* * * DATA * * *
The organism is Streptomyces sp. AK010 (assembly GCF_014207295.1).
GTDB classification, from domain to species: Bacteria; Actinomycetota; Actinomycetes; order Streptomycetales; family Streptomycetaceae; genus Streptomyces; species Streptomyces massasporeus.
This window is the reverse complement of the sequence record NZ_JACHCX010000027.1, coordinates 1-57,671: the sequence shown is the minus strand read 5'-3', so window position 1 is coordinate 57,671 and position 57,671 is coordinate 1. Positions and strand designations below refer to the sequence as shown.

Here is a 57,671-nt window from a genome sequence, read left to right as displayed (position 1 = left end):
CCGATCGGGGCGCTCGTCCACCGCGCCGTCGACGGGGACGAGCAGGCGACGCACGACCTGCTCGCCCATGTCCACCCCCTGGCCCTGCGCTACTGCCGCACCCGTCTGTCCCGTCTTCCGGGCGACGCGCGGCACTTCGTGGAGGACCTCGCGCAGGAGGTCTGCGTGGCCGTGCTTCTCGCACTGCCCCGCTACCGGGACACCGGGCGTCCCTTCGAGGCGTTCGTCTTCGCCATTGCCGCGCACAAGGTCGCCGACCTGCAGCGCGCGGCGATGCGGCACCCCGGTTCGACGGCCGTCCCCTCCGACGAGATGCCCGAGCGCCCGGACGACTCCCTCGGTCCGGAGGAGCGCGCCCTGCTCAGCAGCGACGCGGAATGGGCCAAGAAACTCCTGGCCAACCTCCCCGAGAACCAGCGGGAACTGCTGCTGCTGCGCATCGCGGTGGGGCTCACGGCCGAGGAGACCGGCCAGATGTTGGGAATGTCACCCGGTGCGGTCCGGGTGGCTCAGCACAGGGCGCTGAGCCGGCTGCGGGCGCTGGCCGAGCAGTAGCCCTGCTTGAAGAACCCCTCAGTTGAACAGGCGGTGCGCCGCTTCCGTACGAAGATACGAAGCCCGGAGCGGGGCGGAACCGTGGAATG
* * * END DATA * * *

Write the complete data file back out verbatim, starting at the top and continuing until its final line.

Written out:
The organism is Streptomyces sp. AK010 (assembly GCF_014207295.1).
GTDB classification, from domain to species: Bacteria; Actinomycetota; Actinomycetes; order Streptomycetales; family Streptomycetaceae; genus Streptomyces; species Streptomyces massasporeus.
This window is the reverse complement of the sequence record NZ_JACHCX010000027.1, coordinates 1-57,671: the sequence shown is the minus strand read 5'-3', so window position 1 is coordinate 57,671 and position 57,671 is coordinate 1. Positions and strand designations below refer to the sequence as shown.

Here is a 57,671-nt window from a genome sequence, read left to right as displayed (position 1 = left end):
CCGATCGGGGCGCTCGTCCACCGCGCCGTCGACGGGGACGAGCAGGCGACGCACGACCTGCTCGCCCATGTCCACCCCCTGGCCCTGCGCTACTGCCGCACCCGTCTGTCCCGTCTTCCGGGCGACGCGCGGCACTTCGTGGAGGACCTCGCGCAGGAGGTCTGCGTGGCCGTGCTTCTCGCACTGCCCCGCTACCGGGACACCGGGCGTCCCTTCGAGGCGTTCGTCTTCGCCATTGCCGCGCACAAGGTCGCCGACCTGCAGCGCGCGGCGATGCGGCACCCCGGTTCGACGGCCGTCCCCTCCGACGAGATGCCCGAGCGCCCGGACGACTCCCTCGGTCCGGAGGAGCGCGCCCTGCTCAGCAGCGACGCGGAATGGGCCAAGAAACTCCTGGCCAACCTCCCCGAGAACCAGCGGGAACTGCTGCTGCTGCGCATCGCGGTGGGGCTCACGGCCGAGGAGACCGGCCAGATGTTGGGAATGTCACCCGGTGCGGTCCGGGTGGCTCAGCACAGGGCGCTGAGCCGGCTGCGGGCGCTGGCCGAGCAGTAGCCCTGCTTGAAGAACCCCTCAGTTGAACAGGCGGTGCGCCGCTTCCGTACGAAGATACGAAGCCCGGAGCGGGGCGGAACCGTGGAATG